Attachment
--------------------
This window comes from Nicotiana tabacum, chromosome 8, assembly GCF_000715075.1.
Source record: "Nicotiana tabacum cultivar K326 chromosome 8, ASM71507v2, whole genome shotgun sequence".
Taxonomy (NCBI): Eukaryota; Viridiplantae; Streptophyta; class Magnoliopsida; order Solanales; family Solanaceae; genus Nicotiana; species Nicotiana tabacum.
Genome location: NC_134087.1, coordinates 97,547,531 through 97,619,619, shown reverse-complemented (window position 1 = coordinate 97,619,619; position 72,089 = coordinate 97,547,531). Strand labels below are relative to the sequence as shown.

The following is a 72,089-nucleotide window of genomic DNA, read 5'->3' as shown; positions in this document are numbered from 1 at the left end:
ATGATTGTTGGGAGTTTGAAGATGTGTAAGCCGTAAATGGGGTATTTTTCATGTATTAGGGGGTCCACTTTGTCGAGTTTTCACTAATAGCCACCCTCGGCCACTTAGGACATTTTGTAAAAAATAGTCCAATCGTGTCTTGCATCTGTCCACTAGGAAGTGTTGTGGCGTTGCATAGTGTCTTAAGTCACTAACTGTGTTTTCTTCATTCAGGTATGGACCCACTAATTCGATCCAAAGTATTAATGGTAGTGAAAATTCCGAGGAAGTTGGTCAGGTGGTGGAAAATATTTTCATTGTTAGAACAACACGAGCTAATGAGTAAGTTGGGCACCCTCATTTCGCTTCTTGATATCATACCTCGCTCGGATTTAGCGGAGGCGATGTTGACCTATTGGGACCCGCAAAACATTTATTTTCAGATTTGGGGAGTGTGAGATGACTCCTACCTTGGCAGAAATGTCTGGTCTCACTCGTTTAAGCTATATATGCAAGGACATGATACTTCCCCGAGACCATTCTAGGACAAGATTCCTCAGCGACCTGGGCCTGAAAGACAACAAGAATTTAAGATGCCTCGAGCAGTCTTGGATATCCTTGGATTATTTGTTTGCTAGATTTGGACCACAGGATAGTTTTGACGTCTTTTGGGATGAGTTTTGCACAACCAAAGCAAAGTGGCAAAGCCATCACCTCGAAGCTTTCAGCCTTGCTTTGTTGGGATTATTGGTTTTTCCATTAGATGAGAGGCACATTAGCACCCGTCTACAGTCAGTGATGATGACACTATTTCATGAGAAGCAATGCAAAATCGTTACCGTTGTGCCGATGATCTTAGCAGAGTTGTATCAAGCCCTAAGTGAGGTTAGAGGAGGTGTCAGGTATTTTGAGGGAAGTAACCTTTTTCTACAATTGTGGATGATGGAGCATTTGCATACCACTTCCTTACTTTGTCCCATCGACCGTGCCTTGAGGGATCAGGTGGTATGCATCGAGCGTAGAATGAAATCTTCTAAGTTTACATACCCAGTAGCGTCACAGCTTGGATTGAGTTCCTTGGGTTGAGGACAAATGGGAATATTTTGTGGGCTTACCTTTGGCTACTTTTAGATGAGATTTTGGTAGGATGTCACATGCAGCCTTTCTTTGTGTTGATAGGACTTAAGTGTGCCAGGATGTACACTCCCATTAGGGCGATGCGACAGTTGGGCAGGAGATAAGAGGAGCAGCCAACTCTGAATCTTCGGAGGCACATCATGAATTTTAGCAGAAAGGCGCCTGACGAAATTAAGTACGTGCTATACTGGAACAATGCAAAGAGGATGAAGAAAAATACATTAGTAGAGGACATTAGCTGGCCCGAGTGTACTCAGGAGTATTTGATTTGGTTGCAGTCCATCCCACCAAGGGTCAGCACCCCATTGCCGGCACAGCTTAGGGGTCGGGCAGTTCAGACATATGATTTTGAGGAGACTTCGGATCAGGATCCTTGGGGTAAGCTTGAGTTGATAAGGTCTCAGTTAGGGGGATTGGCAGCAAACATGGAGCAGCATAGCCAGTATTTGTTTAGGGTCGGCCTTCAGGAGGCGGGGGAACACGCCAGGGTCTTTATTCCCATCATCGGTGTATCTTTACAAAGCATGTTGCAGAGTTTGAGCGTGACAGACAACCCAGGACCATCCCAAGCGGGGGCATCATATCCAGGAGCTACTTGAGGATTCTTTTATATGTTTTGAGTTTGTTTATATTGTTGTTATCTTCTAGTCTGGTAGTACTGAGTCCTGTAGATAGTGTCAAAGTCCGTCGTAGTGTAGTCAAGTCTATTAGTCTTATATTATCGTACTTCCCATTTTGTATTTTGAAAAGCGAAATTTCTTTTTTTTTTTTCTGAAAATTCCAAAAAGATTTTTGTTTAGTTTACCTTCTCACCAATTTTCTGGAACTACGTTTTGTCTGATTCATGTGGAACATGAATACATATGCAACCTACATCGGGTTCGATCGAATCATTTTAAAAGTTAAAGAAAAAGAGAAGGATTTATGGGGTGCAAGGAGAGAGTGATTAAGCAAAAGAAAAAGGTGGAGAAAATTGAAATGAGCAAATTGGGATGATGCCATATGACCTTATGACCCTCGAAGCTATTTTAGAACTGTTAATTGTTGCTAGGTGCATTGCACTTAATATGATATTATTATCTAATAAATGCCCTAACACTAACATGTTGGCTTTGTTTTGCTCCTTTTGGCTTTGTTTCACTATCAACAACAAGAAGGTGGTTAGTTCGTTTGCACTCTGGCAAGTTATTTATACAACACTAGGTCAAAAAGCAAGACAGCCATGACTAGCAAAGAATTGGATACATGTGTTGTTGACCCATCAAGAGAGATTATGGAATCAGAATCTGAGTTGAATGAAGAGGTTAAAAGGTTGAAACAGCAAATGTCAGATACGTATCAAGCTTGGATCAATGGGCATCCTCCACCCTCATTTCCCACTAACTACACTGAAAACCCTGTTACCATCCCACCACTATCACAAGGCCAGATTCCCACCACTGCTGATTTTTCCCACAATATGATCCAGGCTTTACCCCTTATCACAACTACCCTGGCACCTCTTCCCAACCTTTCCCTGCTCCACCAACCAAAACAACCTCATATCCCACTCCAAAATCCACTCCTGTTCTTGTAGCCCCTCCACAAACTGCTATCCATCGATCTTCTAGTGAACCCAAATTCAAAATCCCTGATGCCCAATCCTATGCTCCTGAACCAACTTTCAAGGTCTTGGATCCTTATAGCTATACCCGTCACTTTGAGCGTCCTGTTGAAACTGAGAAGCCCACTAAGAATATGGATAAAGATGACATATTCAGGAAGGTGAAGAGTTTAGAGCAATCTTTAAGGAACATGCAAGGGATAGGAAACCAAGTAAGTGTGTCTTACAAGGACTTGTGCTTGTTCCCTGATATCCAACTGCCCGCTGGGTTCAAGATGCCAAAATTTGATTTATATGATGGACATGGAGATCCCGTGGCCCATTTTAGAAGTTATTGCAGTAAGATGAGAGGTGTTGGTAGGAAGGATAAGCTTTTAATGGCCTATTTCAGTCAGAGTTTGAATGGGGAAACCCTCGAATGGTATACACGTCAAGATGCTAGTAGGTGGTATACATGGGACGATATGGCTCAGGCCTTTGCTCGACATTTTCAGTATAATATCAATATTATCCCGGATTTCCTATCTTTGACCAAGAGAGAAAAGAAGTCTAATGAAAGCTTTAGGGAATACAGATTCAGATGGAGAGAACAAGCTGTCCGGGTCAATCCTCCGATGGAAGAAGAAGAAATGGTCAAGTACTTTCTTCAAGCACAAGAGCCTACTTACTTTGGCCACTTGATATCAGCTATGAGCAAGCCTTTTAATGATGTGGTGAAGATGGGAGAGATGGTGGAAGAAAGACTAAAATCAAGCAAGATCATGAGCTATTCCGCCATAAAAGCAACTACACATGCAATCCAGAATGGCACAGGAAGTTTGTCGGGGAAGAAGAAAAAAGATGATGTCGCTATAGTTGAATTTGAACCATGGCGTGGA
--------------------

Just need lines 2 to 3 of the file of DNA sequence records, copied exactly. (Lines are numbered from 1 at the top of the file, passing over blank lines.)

Source record: "Nicotiana tabacum cultivar K326 chromosome 8, ASM71507v2, whole genome shotgun sequence".
Taxonomy (NCBI): Eukaryota; Viridiplantae; Streptophyta; class Magnoliopsida; order Solanales; family Solanaceae; genus Nicotiana; species Nicotiana tabacum.